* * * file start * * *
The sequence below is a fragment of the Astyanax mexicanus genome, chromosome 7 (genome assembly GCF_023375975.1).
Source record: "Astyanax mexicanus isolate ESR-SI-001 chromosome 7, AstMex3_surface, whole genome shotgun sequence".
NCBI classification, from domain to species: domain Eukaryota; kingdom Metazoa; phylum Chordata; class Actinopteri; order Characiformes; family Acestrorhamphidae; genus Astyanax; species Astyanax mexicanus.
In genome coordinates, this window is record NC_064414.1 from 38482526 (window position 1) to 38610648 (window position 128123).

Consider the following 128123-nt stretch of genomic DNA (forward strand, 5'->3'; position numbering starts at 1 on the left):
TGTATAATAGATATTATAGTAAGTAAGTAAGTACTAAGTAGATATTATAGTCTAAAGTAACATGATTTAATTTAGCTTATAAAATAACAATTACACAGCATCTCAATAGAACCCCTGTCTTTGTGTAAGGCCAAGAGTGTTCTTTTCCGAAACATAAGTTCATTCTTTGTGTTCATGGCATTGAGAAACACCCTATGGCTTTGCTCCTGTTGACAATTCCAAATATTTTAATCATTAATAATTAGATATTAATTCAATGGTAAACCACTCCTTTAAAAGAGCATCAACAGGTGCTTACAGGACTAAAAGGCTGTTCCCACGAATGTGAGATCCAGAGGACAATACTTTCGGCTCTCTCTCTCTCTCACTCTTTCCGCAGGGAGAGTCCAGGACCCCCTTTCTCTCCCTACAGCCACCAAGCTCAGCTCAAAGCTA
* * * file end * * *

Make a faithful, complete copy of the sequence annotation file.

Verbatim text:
The sequence below is a fragment of the Astyanax mexicanus genome, chromosome 7 (genome assembly GCF_023375975.1).
Source record: "Astyanax mexicanus isolate ESR-SI-001 chromosome 7, AstMex3_surface, whole genome shotgun sequence".
NCBI classification, from domain to species: domain Eukaryota; kingdom Metazoa; phylum Chordata; class Actinopteri; order Characiformes; family Acestrorhamphidae; genus Astyanax; species Astyanax mexicanus.
In genome coordinates, this window is record NC_064414.1 from 38482526 (window position 1) to 38610648 (window position 128123).

Consider the following 128123-nt stretch of genomic DNA (forward strand, 5'->3'; position numbering starts at 1 on the left):
TGTATAATAGATATTATAGTAAGTAAGTAAGTACTAAGTAGATATTATAGTCTAAAGTAACATGATTTAATTTAGCTTATAAAATAACAATTACACAGCATCTCAATAGAACCCCTGTCTTTGTGTAAGGCCAAGAGTGTTCTTTTCCGAAACATAAGTTCATTCTTTGTGTTCATGGCATTGAGAAACACCCTATGGCTTTGCTCCTGTTGACAATTCCAAATATTTTAATCATTAATAATTAGATATTAATTCAATGGTAAACCACTCCTTTAAAAGAGCATCAACAGGTGCTTACAGGACTAAAAGGCTGTTCCCACGAATGTGAGATCCAGAGGACAATACTTTCGGCTCTCTCTCTCTCTCACTCTTTCCGCAGGGAGAGTCCAGGACCCCCTTTCTCTCCCTACAGCCACCAAGCTCAGCTCAAAGCTA